Customer Review

567 of 708 people found the following review helpful
2.0 out of 5 stars Unfocused and meandering....an embarrassment, September 22, 2011
This review is from: Willpower: Rediscovering the Greatest Human Strength (Hardcover)
Will power is an interesting and important topic. A good authoritative book on the subject written for general audience is long overdue. So I eagerly waited to read this book. Unfortunately, this book is not it. It is a readable book but with no significant payoff to the reader.

In recent years, a new genre of books - academics and scientists writing for lay audience - has become very popular. Many such books (for example, Influence by Cialdini, Freakonomics by Steven Levitt, Stumbling on Happiness by Daniel Gilbert) are surprisingly well written; others are well-meaning but plodding (for example, The How of Happiness by Sonja Lyubomirsky, Positivity by Barbara Frederickson); but almost all of them are clearly focused on their subject.

Not so with this book.

If authors know what this book is about, they don't tell the readers. But, to be fair to the authors, it doesn't appear that they have a clue themselves.

What is Willpower? Well, the authors aren't sure. It could be decision making skill. The authors have the solution. Watch your glycemic index. Or it could be strategies to cope with things when you DON'T have self-control. Authors helpful suggestions include that if you are an alcoholic, don't be around people who drink. I could have never thought of that. Or...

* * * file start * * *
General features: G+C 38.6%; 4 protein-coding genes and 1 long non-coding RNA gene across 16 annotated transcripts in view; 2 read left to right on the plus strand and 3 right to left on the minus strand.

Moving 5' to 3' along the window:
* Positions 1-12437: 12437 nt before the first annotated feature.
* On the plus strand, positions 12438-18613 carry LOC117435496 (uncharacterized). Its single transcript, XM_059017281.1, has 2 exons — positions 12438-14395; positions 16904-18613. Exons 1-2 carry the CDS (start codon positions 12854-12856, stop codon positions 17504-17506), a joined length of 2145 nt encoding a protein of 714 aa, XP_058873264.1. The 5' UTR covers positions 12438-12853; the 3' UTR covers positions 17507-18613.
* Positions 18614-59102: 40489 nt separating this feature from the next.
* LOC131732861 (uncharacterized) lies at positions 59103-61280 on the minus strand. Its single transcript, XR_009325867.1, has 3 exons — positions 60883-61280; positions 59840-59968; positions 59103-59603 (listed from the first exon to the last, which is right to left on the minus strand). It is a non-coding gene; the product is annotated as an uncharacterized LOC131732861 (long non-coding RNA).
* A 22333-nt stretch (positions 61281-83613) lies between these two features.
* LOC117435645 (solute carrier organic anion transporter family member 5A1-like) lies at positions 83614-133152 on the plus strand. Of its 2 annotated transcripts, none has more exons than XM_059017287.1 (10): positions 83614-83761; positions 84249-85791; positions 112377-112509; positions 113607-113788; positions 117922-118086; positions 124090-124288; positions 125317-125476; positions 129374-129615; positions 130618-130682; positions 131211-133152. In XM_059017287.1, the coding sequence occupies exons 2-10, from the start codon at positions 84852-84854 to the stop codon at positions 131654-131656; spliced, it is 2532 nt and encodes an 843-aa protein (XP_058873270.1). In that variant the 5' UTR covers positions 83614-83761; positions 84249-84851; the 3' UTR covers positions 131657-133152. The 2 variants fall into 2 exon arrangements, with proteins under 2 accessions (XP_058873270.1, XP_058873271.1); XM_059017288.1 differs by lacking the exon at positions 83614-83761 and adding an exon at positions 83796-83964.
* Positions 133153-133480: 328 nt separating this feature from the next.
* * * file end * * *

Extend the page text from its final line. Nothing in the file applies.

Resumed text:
How to increase your willpower? Well you cannot. But wait, if you are organized, then you will increase your willpower in other areas. Well not really. When something becomes a habit, it does not deplete your energy. So you have more willpower, even though you don't. Are you following all this? If not, let's take a detour here. Let's go on some completely irrelevant excursions into the Heart of Darkness, Eric Clapton's transformation and behavioral economics. And if you are still confused, here is another suggestion. Maybe you should become religious. The authors know of a study in which religious people are found to have more will power than those who don't. Good enough for us.